4. Golden Wattle

    Golden Wattle New Member

    Re: Enemy.
    Yeah, it's amazing how pollies roll over when they get elected.
    From a massive waste of money to one of the finest aircraft in the world.
  5. spidge

    spidge Active Member

    Proves they did not have much to winge about.
  6. Cobber

    Cobber New Member

    I am really impresseed with this idea to have the 2nd Squadron F/A18F set for conversion to EA-18G, just not sure how far they will take the opurtunity.
  7. Golden Wattle

    Golden Wattle New Member

    Hi Cobber,
    Can't see it happening anytime soon.
    We have been so spolit with the F111 that we haven't gone downthe jamming path.
    Also our main security basis is to rely on allies for our "extras", although we now have the Wedgetail & new tankers on the way.

    I can tell ya 'Ya Dreamin", to quote from a movie.

    GW :D
  8. Cobber

    Cobber New Member

    Oh no no conversion, not for a decade or more, we won't get the last 12 air craft for another 5 or more years, and any update would happen a few years later, by then we should have plenty of F35's we also need to get into more advanced long range drones.
    The Wedge tail is taking it's time same with tankers,
    IMHO Australia should have a full coverage of modern defensive capabilities, that are capable enough to show when and where the potential enemy's are, then we can decide on what action to take and what we mat need to ask our strong friends.
  9. Golden Wattle

    Golden Wattle New Member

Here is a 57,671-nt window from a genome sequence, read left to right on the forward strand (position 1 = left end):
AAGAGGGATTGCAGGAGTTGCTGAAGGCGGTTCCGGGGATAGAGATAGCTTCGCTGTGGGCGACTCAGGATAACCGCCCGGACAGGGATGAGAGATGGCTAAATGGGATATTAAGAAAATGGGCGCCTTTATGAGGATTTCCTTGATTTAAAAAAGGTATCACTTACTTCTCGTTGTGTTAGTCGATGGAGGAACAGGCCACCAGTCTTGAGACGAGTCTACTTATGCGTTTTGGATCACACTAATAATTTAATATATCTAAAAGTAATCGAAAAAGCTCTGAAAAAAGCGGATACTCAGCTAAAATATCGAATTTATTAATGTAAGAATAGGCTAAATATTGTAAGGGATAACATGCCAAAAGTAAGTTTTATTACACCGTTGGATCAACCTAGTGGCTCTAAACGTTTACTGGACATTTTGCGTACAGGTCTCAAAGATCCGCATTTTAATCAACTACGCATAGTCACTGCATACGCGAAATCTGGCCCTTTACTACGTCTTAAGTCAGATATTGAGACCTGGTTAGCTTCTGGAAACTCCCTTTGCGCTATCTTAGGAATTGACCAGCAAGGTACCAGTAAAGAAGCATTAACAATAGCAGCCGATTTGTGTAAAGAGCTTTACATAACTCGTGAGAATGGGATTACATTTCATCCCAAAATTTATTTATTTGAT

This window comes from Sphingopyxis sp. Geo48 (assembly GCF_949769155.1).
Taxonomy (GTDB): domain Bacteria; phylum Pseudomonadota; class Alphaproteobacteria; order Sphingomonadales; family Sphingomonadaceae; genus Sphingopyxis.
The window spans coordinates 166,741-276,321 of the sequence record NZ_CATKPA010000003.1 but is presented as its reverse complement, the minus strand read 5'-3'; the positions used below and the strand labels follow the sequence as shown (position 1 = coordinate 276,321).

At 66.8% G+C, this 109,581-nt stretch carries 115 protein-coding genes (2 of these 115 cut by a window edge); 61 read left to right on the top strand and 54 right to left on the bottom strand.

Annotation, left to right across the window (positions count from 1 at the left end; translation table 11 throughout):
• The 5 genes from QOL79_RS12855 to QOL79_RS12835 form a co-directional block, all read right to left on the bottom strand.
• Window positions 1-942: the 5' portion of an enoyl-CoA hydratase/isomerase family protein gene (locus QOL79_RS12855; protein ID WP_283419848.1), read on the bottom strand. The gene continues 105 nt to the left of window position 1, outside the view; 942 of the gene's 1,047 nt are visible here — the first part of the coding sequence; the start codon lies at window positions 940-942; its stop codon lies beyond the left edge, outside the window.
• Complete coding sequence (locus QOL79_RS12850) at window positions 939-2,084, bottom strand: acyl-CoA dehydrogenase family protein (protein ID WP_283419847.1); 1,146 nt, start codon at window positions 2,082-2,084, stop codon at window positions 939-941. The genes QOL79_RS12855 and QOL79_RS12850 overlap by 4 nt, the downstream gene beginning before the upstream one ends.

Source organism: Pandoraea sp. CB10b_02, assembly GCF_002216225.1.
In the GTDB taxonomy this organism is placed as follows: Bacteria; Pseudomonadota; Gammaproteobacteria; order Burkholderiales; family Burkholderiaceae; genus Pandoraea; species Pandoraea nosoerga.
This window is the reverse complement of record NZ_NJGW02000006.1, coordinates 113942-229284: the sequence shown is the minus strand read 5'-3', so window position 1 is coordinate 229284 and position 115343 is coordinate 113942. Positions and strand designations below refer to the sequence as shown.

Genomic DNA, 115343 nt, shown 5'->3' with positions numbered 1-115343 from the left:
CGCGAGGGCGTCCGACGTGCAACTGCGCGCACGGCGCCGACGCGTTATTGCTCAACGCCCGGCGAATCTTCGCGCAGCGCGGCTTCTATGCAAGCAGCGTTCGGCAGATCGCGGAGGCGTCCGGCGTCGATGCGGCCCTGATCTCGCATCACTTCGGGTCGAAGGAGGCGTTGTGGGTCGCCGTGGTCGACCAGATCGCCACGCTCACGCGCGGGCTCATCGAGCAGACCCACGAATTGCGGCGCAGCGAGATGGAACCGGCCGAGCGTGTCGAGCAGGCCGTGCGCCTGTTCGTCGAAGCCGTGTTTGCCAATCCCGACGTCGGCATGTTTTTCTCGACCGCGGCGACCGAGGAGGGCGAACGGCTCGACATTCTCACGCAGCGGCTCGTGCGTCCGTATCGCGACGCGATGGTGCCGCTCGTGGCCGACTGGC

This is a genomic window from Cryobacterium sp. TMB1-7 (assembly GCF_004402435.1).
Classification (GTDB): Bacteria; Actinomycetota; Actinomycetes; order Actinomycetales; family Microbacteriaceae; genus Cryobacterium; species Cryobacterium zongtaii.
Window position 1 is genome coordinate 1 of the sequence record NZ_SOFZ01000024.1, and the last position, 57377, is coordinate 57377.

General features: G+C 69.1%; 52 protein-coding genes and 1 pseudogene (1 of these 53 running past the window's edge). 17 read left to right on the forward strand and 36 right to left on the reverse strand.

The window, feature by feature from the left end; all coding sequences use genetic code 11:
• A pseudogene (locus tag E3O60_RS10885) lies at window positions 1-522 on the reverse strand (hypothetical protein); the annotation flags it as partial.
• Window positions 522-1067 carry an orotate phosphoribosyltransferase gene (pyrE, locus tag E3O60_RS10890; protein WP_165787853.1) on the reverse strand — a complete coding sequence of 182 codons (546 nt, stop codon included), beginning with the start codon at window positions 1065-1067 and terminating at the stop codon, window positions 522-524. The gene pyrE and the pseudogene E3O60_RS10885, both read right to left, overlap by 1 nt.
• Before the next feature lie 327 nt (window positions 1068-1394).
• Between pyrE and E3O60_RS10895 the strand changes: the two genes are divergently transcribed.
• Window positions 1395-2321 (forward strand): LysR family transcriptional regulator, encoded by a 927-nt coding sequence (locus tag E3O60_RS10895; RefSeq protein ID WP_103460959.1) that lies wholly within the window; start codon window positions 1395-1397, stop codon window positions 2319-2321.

Quote:"Australia should have a full coverage of modern defensive capabilities, that are capable enough to show when and where the potential enemy's are, then we can decide on what action to take and what we mat need to ask our strong friends."

    I agree, however since WWII we have relied so much on the US, that it would take a strategic shift in thinking to become self sufficient.
    The cost would be prohibitive, and the politics suicide.
    As long as we have an offshore deterrent (thank God we are an island),
    Navy/RAAF, to dissuade others, we will do alright.
    The logisitcs to invade are beyond all but a few.
    The local hotspots can be "controlled" by the Army.
    Our upgrades on our Navy/RAAF are sometimes behind what they should be.
    That's why the RAAF was restricted in the Gulf wars.

  10. Cobber

    Cobber New Member

    We could spend a lot more on all forms of military programs. We can rely on our friends yet we still have a decent sized force protecting our borders, we can do a quite a lot ourselves with eletronic type equipment along with other assetts.
    We need our RAN and RAAF to remain at the forefront of Air Forces/Navy's in the Australian Home AOR. This means having the equipment Naval, RAAF Customs etc need now, not in a decade.
    With a small but expanding ADF, we can keep our home area safe, again i go back to, "we need to be able to see forward, the Army will do what it does, yet the Army, Navy and RAAF have equipment that our allies who use similar assetts would not touch with a barge pole as they are all but useless when the two way range opens up.
  11. Golden Wattle

    Golden Wattle New Member

    Yep, I agree.
    See previous quote from movie.